As journalist Charles Cooke noted in 2023, “Biden knew this was illegal. Everyone knew this was illegal. That he tried to do it anyway, in violation of his oath of office, remains a monumental disgrace.

Canceling student loan debt is “regressive and unfair,” says Katherine Abraham, a former adviser to Obama who served as Commissioner of the Bureau of Labor Statistics during the Clinton administration. As Greg Price points out, “Only 37% of Americans have a 4-yr college degree, only 13% have graduate degrees, and a full 56% of student loan debt is held by people who went to grad school. Biden’s plan to cancel it would be like taking money from a plumber to pay the debt of a lawyer.” Even the liberal Washington Post called Biden’s student-loan bailout “a regressive, expensive mistake.”

Student loan forgiveness also is inflationary. Jason Furman, chairman of President Obama’s Council of Economic Advisers, who called Biden’s plan “reckless.” Furman says “Pouring roughly half trillion dollars of gasoline on the inflationary fire that is already burning is reckless.” Biden’s student loan forgiveness will increase inflation, inequality, tuition, and the national debt.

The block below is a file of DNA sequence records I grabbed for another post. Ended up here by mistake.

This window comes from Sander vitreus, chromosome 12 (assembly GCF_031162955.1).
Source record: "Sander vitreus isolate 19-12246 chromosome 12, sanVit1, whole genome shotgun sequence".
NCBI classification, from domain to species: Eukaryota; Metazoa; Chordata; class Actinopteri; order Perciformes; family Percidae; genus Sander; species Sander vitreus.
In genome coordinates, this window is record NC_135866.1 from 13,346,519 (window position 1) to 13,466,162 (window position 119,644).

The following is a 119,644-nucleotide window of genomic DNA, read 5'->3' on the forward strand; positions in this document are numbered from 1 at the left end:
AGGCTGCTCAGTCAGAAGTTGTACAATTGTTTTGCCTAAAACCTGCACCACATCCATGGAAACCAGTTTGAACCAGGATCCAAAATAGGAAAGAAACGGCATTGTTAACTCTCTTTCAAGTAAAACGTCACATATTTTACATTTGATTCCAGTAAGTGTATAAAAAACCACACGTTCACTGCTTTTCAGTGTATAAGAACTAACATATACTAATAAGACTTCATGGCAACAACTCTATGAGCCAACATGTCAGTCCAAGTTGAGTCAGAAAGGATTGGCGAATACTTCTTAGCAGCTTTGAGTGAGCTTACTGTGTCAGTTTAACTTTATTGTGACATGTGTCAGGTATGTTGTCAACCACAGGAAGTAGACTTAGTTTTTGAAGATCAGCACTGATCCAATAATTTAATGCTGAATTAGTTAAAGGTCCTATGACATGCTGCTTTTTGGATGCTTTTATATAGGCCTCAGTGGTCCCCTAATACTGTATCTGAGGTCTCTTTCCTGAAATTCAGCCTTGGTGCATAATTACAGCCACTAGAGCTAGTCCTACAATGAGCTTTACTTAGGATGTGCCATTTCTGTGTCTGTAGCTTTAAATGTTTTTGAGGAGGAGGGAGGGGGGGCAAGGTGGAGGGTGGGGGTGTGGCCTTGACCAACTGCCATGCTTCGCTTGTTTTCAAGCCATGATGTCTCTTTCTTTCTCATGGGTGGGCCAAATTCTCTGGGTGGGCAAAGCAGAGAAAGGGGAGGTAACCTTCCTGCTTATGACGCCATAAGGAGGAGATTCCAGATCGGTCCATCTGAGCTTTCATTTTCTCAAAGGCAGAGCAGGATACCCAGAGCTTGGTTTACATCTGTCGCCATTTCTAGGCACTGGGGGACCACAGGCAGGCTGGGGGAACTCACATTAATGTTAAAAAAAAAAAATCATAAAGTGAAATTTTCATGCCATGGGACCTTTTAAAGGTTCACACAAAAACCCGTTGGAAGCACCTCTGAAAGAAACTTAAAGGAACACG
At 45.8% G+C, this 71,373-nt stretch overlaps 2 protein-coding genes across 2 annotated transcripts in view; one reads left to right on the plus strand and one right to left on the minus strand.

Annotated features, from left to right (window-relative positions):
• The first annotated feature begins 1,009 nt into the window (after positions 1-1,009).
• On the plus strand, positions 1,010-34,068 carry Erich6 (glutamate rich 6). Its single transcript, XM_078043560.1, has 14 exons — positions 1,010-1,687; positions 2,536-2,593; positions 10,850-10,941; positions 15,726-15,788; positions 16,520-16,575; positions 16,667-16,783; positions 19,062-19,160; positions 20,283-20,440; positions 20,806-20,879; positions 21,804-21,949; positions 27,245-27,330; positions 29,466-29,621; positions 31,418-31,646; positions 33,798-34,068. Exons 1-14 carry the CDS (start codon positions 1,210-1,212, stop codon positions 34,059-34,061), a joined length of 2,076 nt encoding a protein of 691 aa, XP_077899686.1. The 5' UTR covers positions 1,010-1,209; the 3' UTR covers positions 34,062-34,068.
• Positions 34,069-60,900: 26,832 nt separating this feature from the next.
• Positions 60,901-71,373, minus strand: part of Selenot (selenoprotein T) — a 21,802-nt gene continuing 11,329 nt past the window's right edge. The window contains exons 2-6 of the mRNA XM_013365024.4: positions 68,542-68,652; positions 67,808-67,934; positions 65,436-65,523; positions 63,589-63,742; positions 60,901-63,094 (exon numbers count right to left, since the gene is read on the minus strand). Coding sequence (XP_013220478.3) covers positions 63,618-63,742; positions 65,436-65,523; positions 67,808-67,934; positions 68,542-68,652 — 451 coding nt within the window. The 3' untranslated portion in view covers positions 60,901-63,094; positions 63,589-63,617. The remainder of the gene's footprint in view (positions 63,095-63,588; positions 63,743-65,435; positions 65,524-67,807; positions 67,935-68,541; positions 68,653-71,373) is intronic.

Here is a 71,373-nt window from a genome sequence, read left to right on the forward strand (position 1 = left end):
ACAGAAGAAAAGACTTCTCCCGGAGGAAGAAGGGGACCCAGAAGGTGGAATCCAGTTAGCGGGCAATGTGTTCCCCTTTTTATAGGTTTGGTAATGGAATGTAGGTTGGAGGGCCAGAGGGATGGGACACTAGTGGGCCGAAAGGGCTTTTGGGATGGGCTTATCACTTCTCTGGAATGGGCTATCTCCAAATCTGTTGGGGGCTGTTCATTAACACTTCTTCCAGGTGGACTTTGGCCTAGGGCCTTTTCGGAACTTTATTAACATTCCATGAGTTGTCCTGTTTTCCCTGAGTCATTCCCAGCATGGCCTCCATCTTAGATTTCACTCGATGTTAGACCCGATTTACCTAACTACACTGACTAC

Writing off student loans will encourage colleges to jack up tuition, by making it more attractive to take out big loans to cover college tuition. When students are willing to borrow more to go to college, colleges respond by raising tuition. The Daily Caller notes that “each additional dollar in government financial aid translated to a tuition hike of about 65 cents,” according to the Federal Reserve Bank of New York.

LU Staff

LU Staff

Promoting and defending liberty, as defined by the nation’s founders, requires both facts and philosophical thought, transcending all elements of our culture, from partisan politics to social issues, the workings of government, and entertainment and off-duty interests. Liberty Unyielding is committed to bringing together voices that will fuel the flame of liberty, with a dialogue that is lively and informative.


For your convenience, you may leave commments below using Disqus. If Disqus is not appearing for you, please disable AdBlock to leave a comment.